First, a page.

I joined Skokie Public Library in August 2014 as a Web Developer in the Virtual Community Engagement department and launched a redesigned user-centered, responsive, and modern website in February 2015.
The Library had just finished a successful reorganization, but had an outdated website with a large collection of stale content. The website was built on an outdated platform making it tedious and fragile to update. The Skokie Public Library staff library staff deserved a better platform to serve the Skokie community and promote their services.
A few of my favorites services Skokie Public Library services.
- BOOMbox: An interactive space designed to promote STEAM learning for all ages.
- Bookmatch: Request a list of titles compiled by expert readers’ advisory staff based on your personal interests. (More on this later)
- Instagram: They have a professional photographer capturing a vibrant village.
How cool are these?
With organizational needs understood, we made quick work to research user needs through user-centered design and “Just Enough Research” techniques. It became clear the redesigned website would focus on the follow core functionality:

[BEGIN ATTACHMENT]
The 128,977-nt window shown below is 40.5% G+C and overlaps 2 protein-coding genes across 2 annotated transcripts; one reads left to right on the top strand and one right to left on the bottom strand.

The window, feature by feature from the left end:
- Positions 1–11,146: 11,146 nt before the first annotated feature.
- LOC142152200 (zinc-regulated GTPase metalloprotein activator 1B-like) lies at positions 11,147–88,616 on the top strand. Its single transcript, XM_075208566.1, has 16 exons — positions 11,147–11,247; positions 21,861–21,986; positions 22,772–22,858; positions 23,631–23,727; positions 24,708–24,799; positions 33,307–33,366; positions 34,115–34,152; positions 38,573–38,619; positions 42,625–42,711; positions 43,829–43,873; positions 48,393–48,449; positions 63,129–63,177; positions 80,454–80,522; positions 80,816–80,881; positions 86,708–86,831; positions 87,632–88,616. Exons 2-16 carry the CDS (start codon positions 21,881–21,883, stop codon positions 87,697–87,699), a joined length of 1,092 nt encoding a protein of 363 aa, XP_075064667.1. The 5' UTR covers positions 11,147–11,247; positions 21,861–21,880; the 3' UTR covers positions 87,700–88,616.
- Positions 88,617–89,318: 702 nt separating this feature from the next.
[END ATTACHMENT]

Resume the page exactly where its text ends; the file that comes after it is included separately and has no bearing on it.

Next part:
- Account access
- Event and class registration
Let’s take a look at a few user interface screenshots that were designed around these user needs.
The new homepage creates an improved virtual space for staff to promote the high quality services that the community knows and loves about Skokie Public Library. It’s a win for both sides.
The older website had a third party tool that was difficult to use and didn’t quite have the same familiar look and feel of the library. We designed a custom calendar view so that browsing events was both easy and fun.
What’s a library website without curated lists? Once the core functionality of the website was launched, we focused on a list building tool for staff to promote interesting titles. Work included:
- Created staff workflow for drafting and publishing lists.
- API connections to pull in metadata automatically to save staff from manually entering information.
- Usability tests with staff to ensure workflows were easy.
- We were even able to reuse the list building functionality for Bookmatch, a similar, but personalized service.
If there is one takeaway from working at Skokie Public Library, it is that organizational support and user experience minded folks make it easy to deliver services that matter.
If you thought this was interesting, you should follow these talented library folks on Twitter to see what they and Skokie Public Library is up to recently:
- Brodie Austin, Assistant Director, Northbrook Public Library
- Jane Hanna, Virtual Community Engagement Manager
- Mick Jacobsen, Learning Experiences Manager
- Richard Kong, Director
Visit the website
Instead of looking at screenshots and having me talk about features, try using the calendar, lists, or the website in general yourself.
Blog post photo credit: Skokie Public Library Instagram